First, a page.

How to Draw a Mexican Wolf

In this quick tutorial you'll learn how to draw a Mexican Wolf in 8 easy steps - great for kids and novice artists.

The images above represent how your finished drawing is going to look and the steps involved.

Below are the individual steps - you can click on each one for a High Resolution printable PDF version.

At the bottom you can read some interesting facts about the Mexican Wolf.

Make sure you also check out any of the hundreds of drawing tutorials grouped by category.

How to Draw a Mexican Wolf - Step-by-Step Tutorial

Step 1: Let's draw a Mexican wolf! Draw two upside-down triangular shapes for the ears, then a line across the back. For the face, draw a sloped line for the forehead, then create the snout in the front.

Step 2: Trace another pair of lines on the inside of the ears. Draw an oval shape for the eye, a small circle at the tip of the snout and a short line for the mouth.

Step 3: From the top of the head, draw a line going across the back, and from the head, draw a line going down the front. There's the body!

Step 4: From the front of the body, draw the first thin, front leg. Trace some small lines in the paw to accent the toes.

Step 5: Draw the other front leg much like you did the first!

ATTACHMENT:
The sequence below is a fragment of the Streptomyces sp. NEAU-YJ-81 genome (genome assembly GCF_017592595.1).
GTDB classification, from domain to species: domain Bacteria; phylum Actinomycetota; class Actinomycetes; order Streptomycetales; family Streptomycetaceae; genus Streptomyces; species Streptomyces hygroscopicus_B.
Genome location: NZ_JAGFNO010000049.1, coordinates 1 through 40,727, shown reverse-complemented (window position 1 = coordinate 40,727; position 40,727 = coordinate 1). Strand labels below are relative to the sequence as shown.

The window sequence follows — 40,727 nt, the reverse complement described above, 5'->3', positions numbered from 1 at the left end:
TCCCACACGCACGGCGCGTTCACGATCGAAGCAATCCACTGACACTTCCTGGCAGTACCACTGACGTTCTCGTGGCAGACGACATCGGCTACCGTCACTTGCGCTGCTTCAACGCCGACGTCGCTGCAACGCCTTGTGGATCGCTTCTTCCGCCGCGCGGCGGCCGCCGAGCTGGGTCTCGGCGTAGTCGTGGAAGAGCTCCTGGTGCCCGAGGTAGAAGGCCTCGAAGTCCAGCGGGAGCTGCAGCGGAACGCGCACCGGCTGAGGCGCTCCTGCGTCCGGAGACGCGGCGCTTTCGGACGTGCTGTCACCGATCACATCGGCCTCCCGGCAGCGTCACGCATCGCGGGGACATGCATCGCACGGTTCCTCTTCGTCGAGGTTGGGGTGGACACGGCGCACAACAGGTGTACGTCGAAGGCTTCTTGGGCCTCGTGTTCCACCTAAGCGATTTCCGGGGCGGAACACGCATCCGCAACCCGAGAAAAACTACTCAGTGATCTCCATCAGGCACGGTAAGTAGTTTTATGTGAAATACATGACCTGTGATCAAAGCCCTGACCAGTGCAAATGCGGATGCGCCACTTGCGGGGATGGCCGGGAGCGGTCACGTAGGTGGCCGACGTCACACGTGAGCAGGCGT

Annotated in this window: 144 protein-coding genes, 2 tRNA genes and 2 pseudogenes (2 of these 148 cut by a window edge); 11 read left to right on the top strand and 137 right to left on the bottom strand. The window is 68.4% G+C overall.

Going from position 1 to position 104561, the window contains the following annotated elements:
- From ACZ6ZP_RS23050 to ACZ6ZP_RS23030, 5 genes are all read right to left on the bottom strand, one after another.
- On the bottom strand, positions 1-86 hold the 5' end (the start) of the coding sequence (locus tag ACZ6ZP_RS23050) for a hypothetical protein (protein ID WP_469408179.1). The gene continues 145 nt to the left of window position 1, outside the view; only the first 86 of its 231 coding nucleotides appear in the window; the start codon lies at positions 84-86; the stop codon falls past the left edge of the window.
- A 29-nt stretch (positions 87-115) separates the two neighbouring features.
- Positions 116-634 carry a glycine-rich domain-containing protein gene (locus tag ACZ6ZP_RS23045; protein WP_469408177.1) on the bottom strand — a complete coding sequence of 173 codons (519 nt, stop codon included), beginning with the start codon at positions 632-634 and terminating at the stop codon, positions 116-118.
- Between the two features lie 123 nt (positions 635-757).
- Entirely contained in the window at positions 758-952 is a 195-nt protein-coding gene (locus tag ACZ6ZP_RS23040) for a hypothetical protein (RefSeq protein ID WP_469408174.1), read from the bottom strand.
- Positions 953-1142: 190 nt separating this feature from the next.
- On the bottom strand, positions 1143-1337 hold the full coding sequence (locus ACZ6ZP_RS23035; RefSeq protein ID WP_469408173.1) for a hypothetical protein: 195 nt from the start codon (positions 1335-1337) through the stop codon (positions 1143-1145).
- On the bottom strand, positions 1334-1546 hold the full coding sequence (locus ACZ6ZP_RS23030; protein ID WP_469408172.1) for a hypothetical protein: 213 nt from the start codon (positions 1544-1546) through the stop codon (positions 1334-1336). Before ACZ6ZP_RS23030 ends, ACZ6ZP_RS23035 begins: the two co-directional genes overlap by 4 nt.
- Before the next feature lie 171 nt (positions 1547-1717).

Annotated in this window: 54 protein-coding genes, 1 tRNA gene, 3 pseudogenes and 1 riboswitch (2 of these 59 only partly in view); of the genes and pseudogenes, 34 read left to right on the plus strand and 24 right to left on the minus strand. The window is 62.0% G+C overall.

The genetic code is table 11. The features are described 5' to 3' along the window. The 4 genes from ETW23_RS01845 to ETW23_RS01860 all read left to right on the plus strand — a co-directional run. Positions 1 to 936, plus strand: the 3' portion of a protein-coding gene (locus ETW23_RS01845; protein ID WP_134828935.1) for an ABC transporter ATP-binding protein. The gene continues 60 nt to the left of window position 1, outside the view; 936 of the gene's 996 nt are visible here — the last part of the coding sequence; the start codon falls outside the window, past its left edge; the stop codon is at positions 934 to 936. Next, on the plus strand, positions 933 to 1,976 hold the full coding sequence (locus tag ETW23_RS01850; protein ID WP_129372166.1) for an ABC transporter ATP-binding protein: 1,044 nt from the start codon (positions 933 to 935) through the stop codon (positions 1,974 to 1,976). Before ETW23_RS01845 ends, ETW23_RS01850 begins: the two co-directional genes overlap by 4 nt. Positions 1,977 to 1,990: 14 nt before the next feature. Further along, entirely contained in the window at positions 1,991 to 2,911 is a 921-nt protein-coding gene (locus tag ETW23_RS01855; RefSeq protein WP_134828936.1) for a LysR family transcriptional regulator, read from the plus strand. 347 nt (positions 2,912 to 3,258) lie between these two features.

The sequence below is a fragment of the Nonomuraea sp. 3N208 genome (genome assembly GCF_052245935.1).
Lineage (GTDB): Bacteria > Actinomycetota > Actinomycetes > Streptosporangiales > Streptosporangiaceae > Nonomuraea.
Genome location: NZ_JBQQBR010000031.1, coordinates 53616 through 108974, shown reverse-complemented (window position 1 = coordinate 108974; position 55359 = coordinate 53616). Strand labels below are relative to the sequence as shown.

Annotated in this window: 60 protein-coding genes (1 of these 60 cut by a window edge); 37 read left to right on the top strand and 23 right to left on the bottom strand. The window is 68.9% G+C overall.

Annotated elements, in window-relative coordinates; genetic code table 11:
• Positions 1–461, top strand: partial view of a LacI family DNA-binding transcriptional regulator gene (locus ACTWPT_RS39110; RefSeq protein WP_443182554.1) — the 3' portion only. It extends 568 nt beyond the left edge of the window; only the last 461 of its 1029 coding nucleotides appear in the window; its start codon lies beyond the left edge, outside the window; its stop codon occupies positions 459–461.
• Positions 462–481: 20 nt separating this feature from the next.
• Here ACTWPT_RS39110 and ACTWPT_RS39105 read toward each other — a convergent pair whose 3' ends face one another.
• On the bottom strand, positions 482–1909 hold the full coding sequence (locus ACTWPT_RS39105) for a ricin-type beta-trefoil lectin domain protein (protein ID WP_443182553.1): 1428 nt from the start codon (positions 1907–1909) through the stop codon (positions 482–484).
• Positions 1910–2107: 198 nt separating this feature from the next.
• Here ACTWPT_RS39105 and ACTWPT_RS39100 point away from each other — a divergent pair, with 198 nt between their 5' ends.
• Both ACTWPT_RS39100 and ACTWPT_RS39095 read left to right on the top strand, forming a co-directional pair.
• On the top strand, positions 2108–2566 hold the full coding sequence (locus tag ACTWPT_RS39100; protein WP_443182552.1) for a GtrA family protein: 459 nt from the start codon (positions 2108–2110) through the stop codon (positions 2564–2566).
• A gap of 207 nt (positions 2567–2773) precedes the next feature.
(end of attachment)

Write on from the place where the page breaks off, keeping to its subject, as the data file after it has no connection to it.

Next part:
Step 6: From there, draw a line going across the bottom, then draw the first hind leg. It's like the front leg, only the lines are wider apart at the top than at the bottom.

Step 7: Draw the second hind leg like you did the first, making sure the lines get wider towards the top!

Step 8: Trace a line along the back of the hind legs to create the tail. There's your Mexican wolf!

Interesting Facts about the Mexican Wolf

The Mexican Wolf is the smallest of the gray wolf family that lives in North America. It is about the size of a German Shepherd. Compared to wolves that live in Europe, the Mexican Wolf has a bigger head, a thicker neck, longer ears, and a shorter tail.

Did you know?

  • Today, there are only about 340 Mexican Wolves living in the United States and Mexico. It was considered to be an endangered subspecies by the 1950s and while their numbers have since grown, they still remain endangered today.
  • Mexican wolves hunt animals big and small for food, like elk, deer, rabbits, squirrels and mice. However, the wolves usually hunt older or sicker animals and leave the stronger ones alone. This helps to prevent overpopulation.
  • When Mexican Wolf puppies are born, they are blind and unable to defend themselves. The wolf pack watches over the puppies until they are about 10 months old, which is usually when they can start fending for themselves.

Mexican Wolves are an endangered species because at one point there were so many wolves and not enough food to feed them, so the wolves started hunting farm animals instead, which led to the wolves themselves becoming hunted. By the end of last year, there were only about 75 Mexican Wolves in the wild – the rest of the 300 are being held in captivity but are slowly being reintroduced back into the wild.